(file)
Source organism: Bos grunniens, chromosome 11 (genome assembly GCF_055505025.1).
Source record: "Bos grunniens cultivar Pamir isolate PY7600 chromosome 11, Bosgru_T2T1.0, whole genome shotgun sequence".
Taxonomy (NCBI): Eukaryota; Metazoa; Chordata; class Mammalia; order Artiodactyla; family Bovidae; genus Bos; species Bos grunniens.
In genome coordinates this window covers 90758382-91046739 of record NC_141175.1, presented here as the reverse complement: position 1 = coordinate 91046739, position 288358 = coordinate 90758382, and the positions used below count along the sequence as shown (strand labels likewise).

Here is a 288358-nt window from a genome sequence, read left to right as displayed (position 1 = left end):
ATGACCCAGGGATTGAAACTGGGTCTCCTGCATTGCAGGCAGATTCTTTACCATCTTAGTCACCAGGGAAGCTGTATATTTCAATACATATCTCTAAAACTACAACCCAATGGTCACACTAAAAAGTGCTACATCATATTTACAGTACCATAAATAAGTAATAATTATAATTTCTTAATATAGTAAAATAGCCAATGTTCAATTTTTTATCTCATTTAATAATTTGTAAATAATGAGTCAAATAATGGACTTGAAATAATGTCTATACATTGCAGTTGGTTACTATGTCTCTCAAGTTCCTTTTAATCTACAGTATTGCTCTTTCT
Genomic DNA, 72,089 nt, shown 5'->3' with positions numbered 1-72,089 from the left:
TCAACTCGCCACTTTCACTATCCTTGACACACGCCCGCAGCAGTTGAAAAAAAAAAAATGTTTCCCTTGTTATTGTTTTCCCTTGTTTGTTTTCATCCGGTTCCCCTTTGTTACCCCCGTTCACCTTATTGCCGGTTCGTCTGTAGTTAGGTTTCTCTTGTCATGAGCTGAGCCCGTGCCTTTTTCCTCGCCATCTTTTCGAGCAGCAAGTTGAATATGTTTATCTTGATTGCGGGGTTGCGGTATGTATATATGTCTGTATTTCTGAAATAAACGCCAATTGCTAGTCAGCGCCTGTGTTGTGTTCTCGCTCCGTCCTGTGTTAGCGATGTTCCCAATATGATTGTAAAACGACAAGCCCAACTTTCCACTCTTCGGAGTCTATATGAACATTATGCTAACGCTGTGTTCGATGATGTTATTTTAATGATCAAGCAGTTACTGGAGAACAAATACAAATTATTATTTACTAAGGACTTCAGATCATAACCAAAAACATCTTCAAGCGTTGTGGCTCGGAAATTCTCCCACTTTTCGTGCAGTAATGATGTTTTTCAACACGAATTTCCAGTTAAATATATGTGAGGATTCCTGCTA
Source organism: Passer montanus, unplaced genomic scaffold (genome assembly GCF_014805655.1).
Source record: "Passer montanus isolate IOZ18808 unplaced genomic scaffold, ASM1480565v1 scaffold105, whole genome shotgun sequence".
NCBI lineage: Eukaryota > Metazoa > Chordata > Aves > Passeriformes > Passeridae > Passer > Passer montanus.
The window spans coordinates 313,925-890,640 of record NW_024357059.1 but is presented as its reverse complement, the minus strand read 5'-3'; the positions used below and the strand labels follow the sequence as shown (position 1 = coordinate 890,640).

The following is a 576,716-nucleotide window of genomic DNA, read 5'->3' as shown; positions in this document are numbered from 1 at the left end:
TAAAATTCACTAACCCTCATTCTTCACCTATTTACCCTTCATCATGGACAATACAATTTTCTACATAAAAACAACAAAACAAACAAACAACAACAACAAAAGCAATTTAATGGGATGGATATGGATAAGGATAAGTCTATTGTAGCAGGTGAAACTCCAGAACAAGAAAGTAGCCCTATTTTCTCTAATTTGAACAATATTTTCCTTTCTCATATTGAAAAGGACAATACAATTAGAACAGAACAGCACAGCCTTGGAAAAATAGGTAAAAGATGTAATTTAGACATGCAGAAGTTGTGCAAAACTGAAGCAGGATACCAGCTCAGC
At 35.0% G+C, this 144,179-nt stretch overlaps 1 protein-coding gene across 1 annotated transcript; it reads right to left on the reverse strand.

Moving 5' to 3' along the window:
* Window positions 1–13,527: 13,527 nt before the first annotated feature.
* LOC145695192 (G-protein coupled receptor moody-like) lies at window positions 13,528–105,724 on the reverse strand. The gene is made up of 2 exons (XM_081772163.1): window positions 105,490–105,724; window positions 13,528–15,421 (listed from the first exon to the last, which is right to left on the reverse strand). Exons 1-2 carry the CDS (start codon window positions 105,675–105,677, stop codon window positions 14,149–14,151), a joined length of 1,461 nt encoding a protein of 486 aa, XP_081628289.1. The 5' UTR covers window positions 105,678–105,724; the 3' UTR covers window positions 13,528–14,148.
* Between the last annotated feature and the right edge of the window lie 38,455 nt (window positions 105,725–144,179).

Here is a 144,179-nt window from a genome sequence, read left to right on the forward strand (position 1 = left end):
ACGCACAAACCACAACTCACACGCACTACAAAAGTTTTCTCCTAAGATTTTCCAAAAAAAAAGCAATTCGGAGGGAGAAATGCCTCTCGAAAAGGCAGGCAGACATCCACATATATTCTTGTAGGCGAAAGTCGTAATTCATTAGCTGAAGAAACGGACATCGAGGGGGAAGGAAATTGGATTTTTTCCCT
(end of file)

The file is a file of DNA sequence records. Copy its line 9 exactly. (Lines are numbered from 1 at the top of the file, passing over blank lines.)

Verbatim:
Source organism: Passer montanus, unplaced genomic scaffold (genome assembly GCF_014805655.1).